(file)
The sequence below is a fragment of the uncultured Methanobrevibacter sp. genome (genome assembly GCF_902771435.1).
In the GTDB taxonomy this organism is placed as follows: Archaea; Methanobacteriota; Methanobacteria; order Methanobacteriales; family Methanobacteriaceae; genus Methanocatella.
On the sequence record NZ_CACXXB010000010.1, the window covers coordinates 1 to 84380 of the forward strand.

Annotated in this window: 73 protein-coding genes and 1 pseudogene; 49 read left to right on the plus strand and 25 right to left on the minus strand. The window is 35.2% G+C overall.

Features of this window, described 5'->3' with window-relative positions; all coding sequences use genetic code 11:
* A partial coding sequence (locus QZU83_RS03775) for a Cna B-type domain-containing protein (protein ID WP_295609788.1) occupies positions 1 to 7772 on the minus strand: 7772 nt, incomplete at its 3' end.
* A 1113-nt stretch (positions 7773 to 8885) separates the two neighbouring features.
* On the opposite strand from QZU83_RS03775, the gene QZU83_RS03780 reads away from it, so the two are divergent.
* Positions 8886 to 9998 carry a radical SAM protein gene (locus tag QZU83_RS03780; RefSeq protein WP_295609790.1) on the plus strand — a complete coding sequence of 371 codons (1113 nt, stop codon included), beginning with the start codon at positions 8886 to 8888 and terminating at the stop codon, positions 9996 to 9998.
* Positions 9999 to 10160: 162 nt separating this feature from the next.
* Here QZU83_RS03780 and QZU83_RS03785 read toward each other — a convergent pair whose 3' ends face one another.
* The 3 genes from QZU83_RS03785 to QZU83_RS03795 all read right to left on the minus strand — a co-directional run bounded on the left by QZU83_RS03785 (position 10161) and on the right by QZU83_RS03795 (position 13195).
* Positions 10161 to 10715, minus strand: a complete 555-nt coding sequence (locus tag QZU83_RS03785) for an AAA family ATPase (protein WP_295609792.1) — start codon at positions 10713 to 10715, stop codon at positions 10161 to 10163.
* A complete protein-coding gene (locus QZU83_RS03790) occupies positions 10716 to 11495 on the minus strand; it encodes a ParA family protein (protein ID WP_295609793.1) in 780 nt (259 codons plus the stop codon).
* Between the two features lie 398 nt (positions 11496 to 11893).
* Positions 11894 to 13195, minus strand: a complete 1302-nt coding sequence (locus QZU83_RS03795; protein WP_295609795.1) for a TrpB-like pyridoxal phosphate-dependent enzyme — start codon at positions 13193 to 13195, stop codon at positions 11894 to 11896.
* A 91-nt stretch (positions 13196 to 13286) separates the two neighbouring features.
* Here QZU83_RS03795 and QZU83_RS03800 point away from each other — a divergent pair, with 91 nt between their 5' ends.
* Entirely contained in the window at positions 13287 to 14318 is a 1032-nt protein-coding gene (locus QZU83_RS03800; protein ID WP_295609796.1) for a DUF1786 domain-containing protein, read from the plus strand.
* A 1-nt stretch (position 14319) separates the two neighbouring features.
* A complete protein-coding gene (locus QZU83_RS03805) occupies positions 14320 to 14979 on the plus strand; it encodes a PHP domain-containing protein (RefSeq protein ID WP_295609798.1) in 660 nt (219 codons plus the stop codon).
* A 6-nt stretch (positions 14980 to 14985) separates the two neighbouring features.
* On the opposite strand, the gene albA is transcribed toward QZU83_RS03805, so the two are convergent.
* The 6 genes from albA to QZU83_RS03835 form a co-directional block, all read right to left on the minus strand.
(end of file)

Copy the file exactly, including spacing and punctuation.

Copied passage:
The sequence below is a fragment of the uncultured Methanobrevibacter sp. genome (genome assembly GCF_902771435.1).
In the GTDB taxonomy this organism is placed as follows: Archaea; Methanobacteriota; Methanobacteria; order Methanobacteriales; family Methanobacteriaceae; genus Methanocatella.
On the sequence record NZ_CACXXB010000010.1, the window covers coordinates 1 to 84380 of the forward strand.

Annotated in this window: 73 protein-coding genes and 1 pseudogene; 49 read left to right on the plus strand and 25 right to left on the minus strand. The window is 35.2% G+C overall.

Features of this window, described 5'->3' with window-relative positions; all coding sequences use genetic code 11:
* A partial coding sequence (locus QZU83_RS03775) for a Cna B-type domain-containing protein (protein ID WP_295609788.1) occupies positions 1 to 7772 on the minus strand: 7772 nt, incomplete at its 3' end.
* A 1113-nt stretch (positions 7773 to 8885) separates the two neighbouring features.
* On the opposite strand from QZU83_RS03775, the gene QZU83_RS03780 reads away from it, so the two are divergent.
* Positions 8886 to 9998 carry a radical SAM protein gene (locus tag QZU83_RS03780; RefSeq protein WP_295609790.1) on the plus strand — a complete coding sequence of 371 codons (1113 nt, stop codon included), beginning with the start codon at positions 8886 to 8888 and terminating at the stop codon, positions 9996 to 9998.
* Positions 9999 to 10160: 162 nt separating this feature from the next.
* Here QZU83_RS03780 and QZU83_RS03785 read toward each other — a convergent pair whose 3' ends face one another.
* The 3 genes from QZU83_RS03785 to QZU83_RS03795 all read right to left on the minus strand — a co-directional run bounded on the left by QZU83_RS03785 (position 10161) and on the right by QZU83_RS03795 (position 13195).
* Positions 10161 to 10715, minus strand: a complete 555-nt coding sequence (locus tag QZU83_RS03785) for an AAA family ATPase (protein WP_295609792.1) — start codon at positions 10713 to 10715, stop codon at positions 10161 to 10163.
* A complete protein-coding gene (locus QZU83_RS03790) occupies positions 10716 to 11495 on the minus strand; it encodes a ParA family protein (protein ID WP_295609793.1) in 780 nt (259 codons plus the stop codon).
* Between the two features lie 398 nt (positions 11496 to 11893).
* Positions 11894 to 13195, minus strand: a complete 1302-nt coding sequence (locus QZU83_RS03795; protein WP_295609795.1) for a TrpB-like pyridoxal phosphate-dependent enzyme — start codon at positions 13193 to 13195, stop codon at positions 11894 to 11896.
* A 91-nt stretch (positions 13196 to 13286) separates the two neighbouring features.
* Here QZU83_RS03795 and QZU83_RS03800 point away from each other — a divergent pair, with 91 nt between their 5' ends.
* Entirely contained in the window at positions 13287 to 14318 is a 1032-nt protein-coding gene (locus QZU83_RS03800; protein ID WP_295609796.1) for a DUF1786 domain-containing protein, read from the plus strand.
* A 1-nt stretch (position 14319) separates the two neighbouring features.
* A complete protein-coding gene (locus QZU83_RS03805) occupies positions 14320 to 14979 on the plus strand; it encodes a PHP domain-containing protein (RefSeq protein ID WP_295609798.1) in 660 nt (219 codons plus the stop codon).
* A 6-nt stretch (positions 14980 to 14985) separates the two neighbouring features.
* On the opposite strand, the gene albA is transcribed toward QZU83_RS03805, so the two are convergent.
* The 6 genes from albA to QZU83_RS03835 form a co-directional block, all read right to left on the minus strand.